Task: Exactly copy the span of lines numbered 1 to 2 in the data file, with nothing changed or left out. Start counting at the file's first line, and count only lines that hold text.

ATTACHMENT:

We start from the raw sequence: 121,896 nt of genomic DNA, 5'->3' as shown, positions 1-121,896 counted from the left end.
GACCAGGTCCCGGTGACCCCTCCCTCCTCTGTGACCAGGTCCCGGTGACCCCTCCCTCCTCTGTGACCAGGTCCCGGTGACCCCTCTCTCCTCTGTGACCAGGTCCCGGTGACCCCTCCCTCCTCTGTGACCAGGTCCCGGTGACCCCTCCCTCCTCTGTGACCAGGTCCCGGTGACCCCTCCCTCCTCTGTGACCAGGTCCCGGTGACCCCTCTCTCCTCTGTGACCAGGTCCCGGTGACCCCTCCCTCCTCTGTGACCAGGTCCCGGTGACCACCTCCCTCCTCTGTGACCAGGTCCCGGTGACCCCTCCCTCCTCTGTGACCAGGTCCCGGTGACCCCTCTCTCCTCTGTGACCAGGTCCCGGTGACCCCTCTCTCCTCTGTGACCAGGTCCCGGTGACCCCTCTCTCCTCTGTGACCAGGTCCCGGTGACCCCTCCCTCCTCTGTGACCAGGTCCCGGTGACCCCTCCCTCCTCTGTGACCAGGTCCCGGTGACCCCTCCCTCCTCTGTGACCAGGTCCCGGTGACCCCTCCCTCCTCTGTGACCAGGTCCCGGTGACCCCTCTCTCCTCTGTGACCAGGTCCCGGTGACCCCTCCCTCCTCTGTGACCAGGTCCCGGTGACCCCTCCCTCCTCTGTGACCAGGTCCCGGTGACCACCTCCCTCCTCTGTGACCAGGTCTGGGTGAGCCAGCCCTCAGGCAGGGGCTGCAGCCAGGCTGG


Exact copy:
We start from the raw sequence: 121,896 nt of genomic DNA, 5'->3' as shown, positions 1-121,896 counted from the left end.
GACCAGGTCCCGGTGACCCCTCCCTCCTCTGTGACCAGGTCCCGGTGACCCCTCCCTCCTCTGTGACCAGGTCCCGGTGACCCCTCTCTCCTCTGTGACCAGGTCCCGGTGACCCCTCCCTCCTCTGTGACCAGGTCCCGGTGACCCCTCCCTCCTCTGTGACCAGGTCCCGGTGACCCCTCCCTCCTCTGTGACCAGGTCCCGGTGACCCCTCTCTCCTCTGTGACCAGGTCCCGGTGACCCCTCCCTCCTCTGTGACCAGGTCCCGGTGACCACCTCCCTCCTCTGTGACCAGGTCCCGGTGACCCCTCCCTCCTCTGTGACCAGGTCCCGGTGACCCCTCTCTCCTCTGTGACCAGGTCCCGGTGACCCCTCTCTCCTCTGTGACCAGGTCCCGGTGACCCCTCTCTCCTCTGTGACCAGGTCCCGGTGACCCCTCCCTCCTCTGTGACCAGGTCCCGGTGACCCCTCCCTCCTCTGTGACCAGGTCCCGGTGACCCCTCCCTCCTCTGTGACCAGGTCCCGGTGACCCCTCCCTCCTCTGTGACCAGGTCCCGGTGACCCCTCTCTCCTCTGTGACCAGGTCCCGGTGACCCCTCCCTCCTCTGTGACCAGGTCCCGGTGACCCCTCCCTCCTCTGTGACCAGGTCCCGGTGACCACCTCCCTCCTCTGTGACCAGGTCTGGGTGAGCCAGCCCTCAGGCAGGGGCTGCAGCCAGGCTGG